- Using the palettes
- Hiding and showing palettes
- Changing screen modes
- Tools on the Tools palette
- Changing the image size
- Choosing a file format
- Choosing a bits/channel mode
- Cropping an image
- Rotating an image
- Quick Summary: Choosing Colors
- Quick Summary: Using the Swatches palette
- Using the Layers palette
- Quick Summary: Using the Layers palette
- Using fill and adjustment layers
- Choosing a mode for the History palette
- Making snapshots of history states
- Working with nonlinear histories
- Using presets
- Streamlining your workflow
Using the Layers palette
Every new image contains either a Background or a transparent layer, on top of which you can add layers of many types, such as:
- Image layers, which can contain all opaque pixels or a combination of opaque, transparent, and semitransparent pixels.
- Fill and adjustment layers, which apply editable color or tonal adjustments to underlying layers.
- Editable type layers, which you create with the Horizontal Type or Vertical Type tool.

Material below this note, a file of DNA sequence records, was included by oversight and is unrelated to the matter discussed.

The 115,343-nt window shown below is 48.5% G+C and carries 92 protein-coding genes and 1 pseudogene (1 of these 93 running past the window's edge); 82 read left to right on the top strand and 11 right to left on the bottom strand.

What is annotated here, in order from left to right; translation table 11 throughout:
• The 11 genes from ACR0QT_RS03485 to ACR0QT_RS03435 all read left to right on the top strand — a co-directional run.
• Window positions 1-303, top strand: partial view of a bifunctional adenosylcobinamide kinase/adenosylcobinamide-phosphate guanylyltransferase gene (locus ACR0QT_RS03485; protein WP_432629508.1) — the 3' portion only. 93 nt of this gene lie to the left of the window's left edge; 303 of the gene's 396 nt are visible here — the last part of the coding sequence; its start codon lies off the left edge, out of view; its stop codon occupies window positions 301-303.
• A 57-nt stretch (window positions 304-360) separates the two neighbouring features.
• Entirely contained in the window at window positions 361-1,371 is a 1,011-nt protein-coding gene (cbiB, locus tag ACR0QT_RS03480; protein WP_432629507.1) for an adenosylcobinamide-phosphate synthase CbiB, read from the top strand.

- Smart Object layers, which are created when you bring an Illustrator vector file, another Photoshop file, or a raw file into a Photoshop document via File > Place, or when you convert a standard layer. Double-click a Smart Object layer and the object reopens in its original application for editing; save and close it and the object updates in Photoshop. Apply a filter to a Smart Object layer and it becomes an editable and removable Smart Filter.
- Shape layers, which contain vector shapes.
You’ll undoubtedly use the Layers palette A in most Photoshop sessions. It lets you create, select, show and hide, duplicate, group, restack, link, merge, flatten, and delete layers; change the layer blending mode, opacity, and fill opacity; apply layer effects; attach layer and vector masks; move layer content; and copy layers between files.